Two thousand years ago Jesus called four fishermen from their nets to “come follow me.” They did what fishermen don’t do: They dropped their lifelong work to follow after a man they barely knew.
In those three years, the first-ever followers of Jesus logged many miles and a lot of stumbles. They were looking for the wrong kingdom—a political kingdom. They were stumped by Jesus’ parables. They said stupid things. They wouldn’t believe that the Messiah had to suffer and die. They could hardly believe Jesus rose from his tomb. Their faith was slow and small. And yet, they did it—they “walked the same road” with Jesus before anyone else did. Even in all their bungling, these men knew some things about following Jesus that we present-day followers forget:
1. Following Jesus needn’t begin with belief.
The twelve men thought Jesus might be the Messiah, but they clearly didn’t believe it for a long while. They didn’t wait for all their questions and doubts to be answered. They knew the only way to find out was to get close, to watch and listen, to see for themselves who this man really was. Today, we often pressure seekers. We want to quickly “seal the deal” with a confession of faith. We forget that it took three years of intense relationship and, finally, Jesus’ resurrection from the dead for the twelve to know, without a doubt, that Jesus was indeed the Son of God, their Savior. We need to give lookers and seekers room and time to investigate who Jesus really is.
2. Jesus is more interested in the poor and obscure than he is in the rich and famous.
Jesus did not choose the best and brightest theology students in the synagogue for his disciples, or anyone with social status or power. Nor did he court the rich or famous. Instead he spent his time with those who were sick, unclean, despised, and invisible. In our Christian celebrity and prosperity culture, we sometimes favor and target the rich and successful, believing their influence will have a greater impact for the Kingdom than the poor. Jesus came for those who knew they were sick.
3. Following Jesus will take you out of church and “onto the road.”
When Jesus called out, “Come, follow me!” his words meant literally, “Come, walk the same road as me.” The road did include the synagogue, where Jesus often taught, but he and his disciples spent most of their time outside, on the road, wherever the people were: in villages, houses, highways, cities, gardens, deserts, and grain fields. Maybe we spend too much time trying to get people through our church doors rather than getting church people out “on the road” where people actually congregate.
4. Following Jesus turns your life upside down.
The disciples knew they were not simply adding God to their already busy lives, as we often do today. When they first began, those twelve men weren’t even sure who Jesus was, but they knew what he required and what he was worth. They gave up their jobs; they left the security of their families to pursue the Kingdom of God, a Kingdom they could not yet see, but they believed in. We may not be called to give up our jobs or leave our families in the same way, but walking with Jesus is far more than adding God as a helpful accessory to our busy lives. Following Jesus changes the entire direction and motivation of our lives.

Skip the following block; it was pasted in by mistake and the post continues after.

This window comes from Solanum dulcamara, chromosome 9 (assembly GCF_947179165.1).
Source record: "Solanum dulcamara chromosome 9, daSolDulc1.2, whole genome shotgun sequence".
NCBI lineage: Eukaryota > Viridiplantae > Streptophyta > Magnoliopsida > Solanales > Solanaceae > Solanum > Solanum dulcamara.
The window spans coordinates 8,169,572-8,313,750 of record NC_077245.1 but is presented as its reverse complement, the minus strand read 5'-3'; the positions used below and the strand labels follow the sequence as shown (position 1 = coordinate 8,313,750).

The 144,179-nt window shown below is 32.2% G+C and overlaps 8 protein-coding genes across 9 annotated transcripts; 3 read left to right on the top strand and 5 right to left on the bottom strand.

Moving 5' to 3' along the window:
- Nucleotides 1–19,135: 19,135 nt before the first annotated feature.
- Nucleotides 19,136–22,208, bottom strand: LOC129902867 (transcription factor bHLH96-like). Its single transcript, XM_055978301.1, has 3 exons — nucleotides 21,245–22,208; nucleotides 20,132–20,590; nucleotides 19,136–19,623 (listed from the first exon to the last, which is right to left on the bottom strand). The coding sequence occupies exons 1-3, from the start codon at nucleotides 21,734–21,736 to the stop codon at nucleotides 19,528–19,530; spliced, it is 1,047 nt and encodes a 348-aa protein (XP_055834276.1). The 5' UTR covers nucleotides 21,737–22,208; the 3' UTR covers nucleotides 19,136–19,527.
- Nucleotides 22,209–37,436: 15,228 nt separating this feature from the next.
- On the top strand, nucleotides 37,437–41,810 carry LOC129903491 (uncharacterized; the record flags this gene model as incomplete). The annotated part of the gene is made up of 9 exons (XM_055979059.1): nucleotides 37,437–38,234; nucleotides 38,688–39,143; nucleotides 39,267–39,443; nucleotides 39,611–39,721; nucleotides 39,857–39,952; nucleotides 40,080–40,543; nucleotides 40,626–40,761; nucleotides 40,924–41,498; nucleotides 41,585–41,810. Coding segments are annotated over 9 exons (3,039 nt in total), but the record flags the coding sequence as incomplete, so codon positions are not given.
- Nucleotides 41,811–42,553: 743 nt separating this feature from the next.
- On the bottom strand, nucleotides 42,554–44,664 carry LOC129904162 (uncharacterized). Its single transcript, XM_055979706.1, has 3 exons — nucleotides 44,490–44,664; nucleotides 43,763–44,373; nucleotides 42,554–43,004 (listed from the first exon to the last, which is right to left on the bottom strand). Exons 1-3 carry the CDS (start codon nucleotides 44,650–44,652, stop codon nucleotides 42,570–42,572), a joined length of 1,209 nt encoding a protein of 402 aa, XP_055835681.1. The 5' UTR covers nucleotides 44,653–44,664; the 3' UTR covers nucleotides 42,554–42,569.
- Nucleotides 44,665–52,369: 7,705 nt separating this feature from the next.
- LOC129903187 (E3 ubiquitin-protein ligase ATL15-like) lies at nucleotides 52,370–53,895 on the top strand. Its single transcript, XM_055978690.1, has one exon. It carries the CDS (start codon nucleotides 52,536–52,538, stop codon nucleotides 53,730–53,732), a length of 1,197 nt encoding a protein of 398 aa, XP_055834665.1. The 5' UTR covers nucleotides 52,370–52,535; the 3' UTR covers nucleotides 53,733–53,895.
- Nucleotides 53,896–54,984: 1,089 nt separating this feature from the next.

5. Hanging around with Jesus doesn’t eliminate storms from your life.
Ask those twelve men, who knew they were going to drown in the middle of the sea, with Jesus asleep beside them. Even while Jesus was reversing death, disease, and sin, bad things still happened, including Jesus’ betrayal by one of their very own. The twelve came to learn that the road to the Kingdom of Heaven is rough, narrow, and sometimes circuitous, but Jesus unfailingly walks it with them. He is more than good company: He is the King over all of creation, over life itself.
6. Following Jesus is more than a relationship; it gives us real work to do in the world.
Jesus’ inner circle knew from the start that they had been brought into an intimate relationship with this unusual rabbi. But the Messiah was here for more than their personal well-being—and ours. From the start, Jesus made it clear he was on a mission—and they were as well. “Come, follow me, and I will make you fishers of men.” Just as he left to return to the Father, he commissioned all of us: “Go into all the world, preaching the gospel . . .” It’s easy to focus on our private relationship with our own personal Savior, but our faith is meant to go out and move and shake the world toward heaven.
7. Our small human love is enough to fulfill the huge task that Jesus has given us.
No one knew this more than Peter, who declared he’d go to the death for Jesus, then ran for his life when the soldiers came. After his resurrection, Jesus both tested and pardoned Peter with one simple question: “Do you love me?” Three times he asked. After each answer, Yeshua assigned him again: “Feed my sheep.” Jesus was asking him to found and build His church on earth. All Peter had to offer, all any of us have to offer, is our small limited human love. Yet, like the loaves and fish offered by a child, it will be enough. God’s enormous love will make our human love enough for this monumental task.
Leslie Leyland Fields is author of Crossing the Waters: Following Jesus through the Storms, the Fish, the Doubt, and the Seas (NavPress 2016). Leslie is an award-winning author of ten books, a national speaker, a popular radio guest, and a commercial fisherwoman for four decades, working with her husband and six children in a salmon-fishing operation on their own island off Kodiak Island, Alaska.
Publication date: September 30, 2016
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